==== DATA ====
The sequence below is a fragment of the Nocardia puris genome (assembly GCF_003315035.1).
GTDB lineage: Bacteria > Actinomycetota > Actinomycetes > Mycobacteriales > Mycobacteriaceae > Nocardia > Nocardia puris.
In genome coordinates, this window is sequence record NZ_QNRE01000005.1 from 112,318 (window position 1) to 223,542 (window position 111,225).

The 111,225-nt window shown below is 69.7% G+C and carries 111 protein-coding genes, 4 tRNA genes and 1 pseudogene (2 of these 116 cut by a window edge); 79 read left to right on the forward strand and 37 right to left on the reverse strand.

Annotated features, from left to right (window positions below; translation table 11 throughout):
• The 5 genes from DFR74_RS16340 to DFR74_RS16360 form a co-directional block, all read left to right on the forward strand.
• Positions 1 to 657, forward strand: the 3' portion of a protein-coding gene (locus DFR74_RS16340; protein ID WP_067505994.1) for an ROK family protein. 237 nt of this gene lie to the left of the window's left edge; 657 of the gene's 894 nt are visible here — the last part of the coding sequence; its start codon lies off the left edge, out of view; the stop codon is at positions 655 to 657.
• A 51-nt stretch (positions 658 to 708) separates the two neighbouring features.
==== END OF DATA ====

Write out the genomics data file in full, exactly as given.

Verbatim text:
The sequence below is a fragment of the Nocardia puris genome (assembly GCF_003315035.1).
GTDB lineage: Bacteria > Actinomycetota > Actinomycetes > Mycobacteriales > Mycobacteriaceae > Nocardia > Nocardia puris.
In genome coordinates, this window is sequence record NZ_QNRE01000005.1 from 112,318 (window position 1) to 223,542 (window position 111,225).

The 111,225-nt window shown below is 69.7% G+C and carries 111 protein-coding genes, 4 tRNA genes and 1 pseudogene (2 of these 116 cut by a window edge); 79 read left to right on the forward strand and 37 right to left on the reverse strand.

Annotated features, from left to right (window positions below; translation table 11 throughout):
• The 5 genes from DFR74_RS16340 to DFR74_RS16360 form a co-directional block, all read left to right on the forward strand.
• Positions 1 to 657, forward strand: the 3' portion of a protein-coding gene (locus DFR74_RS16340; protein ID WP_067505994.1) for an ROK family protein. 237 nt of this gene lie to the left of the window's left edge; 657 of the gene's 894 nt are visible here — the last part of the coding sequence; its start codon lies off the left edge, out of view; the stop codon is at positions 655 to 657.
• A 51-nt stretch (positions 658 to 708) separates the two neighbouring features.